Citizenship and GEMS at Guam Community College: Transforming Students into Island Citizens

Ray D. Somera, Ph.D., Associate Dean School of Technology and Student Services
Guam Community College, Mangilao, Guam


Are our schools equipped to teach our students to become civic-minded? Robert Franco (2002, p. xx) remains steadfast in his belief that community colleges, in particular, are well-positioned to take on this challenge. To do this, he says, ‘community colleges need to develop effective service learning pedagogies and authentic collaborations with community- and school-based partners. This is what he calls, ‘preparing students for the work of democracy’ which demands strong commitment on the part of community colleges ‘to become more civically engaged in addressing and solving the problems that beset the communities that support them.’

Westheimer and Kahne (2003, p. 2) essentially endorse this position when they write, ‘for many educators, making the case for democracy and the important role for school in pursuing it is not difficult.’ The issue in fact, they argue, should be: What kind of citizen do we need to support an effective democratic society? The authors then proceed to distinguish among three categories of citizens, as follows: (1) the personally responsible citizen; (2) the participatory citizen; and (3) the justice-oriented citizen (p. 3). In terms of these distinctions, they contend that ‘if participatory citizens are organizing the food drive and personally responsible citizens are donating food, justice-oriented citizens are asking why people are hungry and acting on what they discover’ (p. 5).

Within the framework of such fine distinctions, we now ask the question, ‘What kind of citizens did our GCC students ultimately become, as a result of their active and systematic participation in the college’s service learning activities?’ In an attempt to document the transformative power of service learning as pedagogy, this essay describes and reflects on the social and cultural value of the service learning modality towards the development of responsible citizenship among GCC students.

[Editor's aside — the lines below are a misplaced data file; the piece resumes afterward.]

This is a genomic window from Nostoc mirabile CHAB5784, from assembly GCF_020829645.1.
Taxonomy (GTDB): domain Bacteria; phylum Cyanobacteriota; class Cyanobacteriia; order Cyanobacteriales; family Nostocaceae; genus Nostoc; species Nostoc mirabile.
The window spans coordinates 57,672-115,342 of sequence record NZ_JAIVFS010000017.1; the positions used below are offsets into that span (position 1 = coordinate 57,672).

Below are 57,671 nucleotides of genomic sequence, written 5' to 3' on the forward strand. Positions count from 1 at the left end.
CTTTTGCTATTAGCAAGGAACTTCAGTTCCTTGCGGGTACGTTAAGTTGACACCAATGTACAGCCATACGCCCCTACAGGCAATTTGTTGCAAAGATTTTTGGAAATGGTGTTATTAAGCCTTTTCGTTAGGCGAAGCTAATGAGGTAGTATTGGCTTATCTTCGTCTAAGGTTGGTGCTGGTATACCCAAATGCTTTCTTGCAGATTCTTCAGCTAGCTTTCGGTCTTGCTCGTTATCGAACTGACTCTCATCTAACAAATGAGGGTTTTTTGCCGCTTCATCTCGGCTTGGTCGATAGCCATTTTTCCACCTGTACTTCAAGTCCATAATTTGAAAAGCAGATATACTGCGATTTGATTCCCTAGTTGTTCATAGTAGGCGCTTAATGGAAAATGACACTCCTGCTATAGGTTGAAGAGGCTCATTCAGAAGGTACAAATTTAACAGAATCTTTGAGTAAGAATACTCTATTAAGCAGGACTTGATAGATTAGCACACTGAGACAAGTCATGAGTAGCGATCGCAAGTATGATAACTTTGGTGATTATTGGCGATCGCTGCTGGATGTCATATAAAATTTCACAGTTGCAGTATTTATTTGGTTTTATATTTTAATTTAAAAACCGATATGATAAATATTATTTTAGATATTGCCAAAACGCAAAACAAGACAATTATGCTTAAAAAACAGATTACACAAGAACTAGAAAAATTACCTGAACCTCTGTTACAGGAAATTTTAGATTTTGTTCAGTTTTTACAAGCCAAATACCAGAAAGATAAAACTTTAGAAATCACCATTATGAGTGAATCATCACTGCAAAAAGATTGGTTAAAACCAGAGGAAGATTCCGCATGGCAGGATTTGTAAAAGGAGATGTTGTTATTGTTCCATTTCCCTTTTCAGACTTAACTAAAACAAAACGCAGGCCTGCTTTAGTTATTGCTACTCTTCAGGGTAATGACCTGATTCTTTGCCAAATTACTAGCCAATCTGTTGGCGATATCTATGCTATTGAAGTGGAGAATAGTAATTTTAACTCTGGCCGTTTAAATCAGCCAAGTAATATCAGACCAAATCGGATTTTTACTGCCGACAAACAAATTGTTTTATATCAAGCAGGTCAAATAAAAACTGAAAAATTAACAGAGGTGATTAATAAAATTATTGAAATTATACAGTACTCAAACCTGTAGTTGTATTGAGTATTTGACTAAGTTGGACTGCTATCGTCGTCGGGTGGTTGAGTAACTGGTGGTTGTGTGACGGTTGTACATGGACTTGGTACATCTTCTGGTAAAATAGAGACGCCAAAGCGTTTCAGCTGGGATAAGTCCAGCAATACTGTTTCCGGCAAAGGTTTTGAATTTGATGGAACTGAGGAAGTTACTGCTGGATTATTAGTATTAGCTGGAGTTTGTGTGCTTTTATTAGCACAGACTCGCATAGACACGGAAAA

GEMS and the U.S. Territories

As an unincorporated territory of the United States, Guam is approximately 212 square miles and lies west of the International Dateline, thereby making it one day ahead of Hawaii and the Continental United States. It is the largest and most populated island of Micronesia with a multicultural population of 154,805 (US Census Bureau, 2000). The populace comprises of Chamorro (47%), Filipino (25%), Caucasian (10%), Chinese, Japanese, Korean and other ethnicities (18%).

Guam Community College (GCC) is a multifaceted public vocational education institution, established in 1977 to strengthen and consolidate vocational education on Guam. The college operates secondary and postsecondary programs, adult and continuing education, community education, and short-termed, specialized training. In Fall semester 2002, 3,656 students were enrolled in the college’s programs. Of this number, 2,025 students were enrolled in postsecondary programs and 1,613 were enrolled in secondary vocational education programs offered by GCC in the four (4) Guam high schools.

The service learning initiative at the college traces its roots to an island-wide forum on community service, volunteerism and service learning which was convened by Dean Jamie Mason of the School of Technology and Student Services in 1997. The overwhelming response from the community led to the development of a youth leadership summer program the following year which emphasized the valuable contributions of young high school students, as they were placed in several agencies of the government, through a local service learning grant. Although the service learning concept has gained gradual grounding on Guam since then, it was only in 2001 when GCC entered the GEMS (Global Engagement of Multifaceted Stakeholders) project (through a subgrant) did it gain greater impetus and momentum. This development came as a result of the growing realization of the Corporation for Community and National Service (CCNS) that the US territories needed service learning opportunities which have not been hitherto provided in the past. A meeting arranged among the Campus Compact National Center for Community Colleges (CCNCCC) Director, Lyvier Conss, CCNS’ Calvin Dawson, and various representatives from Guam, Commonwealth of the Northern Mariana Islands, American Samoa, and Virgin Islands during the 2001 CCNCCC conference was largely instrumental in the US territories’ inclusion in the GEMS project.

Leveling the Markers of Diversity: GCC Students ‘Doing’ Service Learning

A sampling of service learning activities within GCC classes is described below, including the course or courses in which service learning components have been embedded:

  • AC 103 (Accounting Principles III)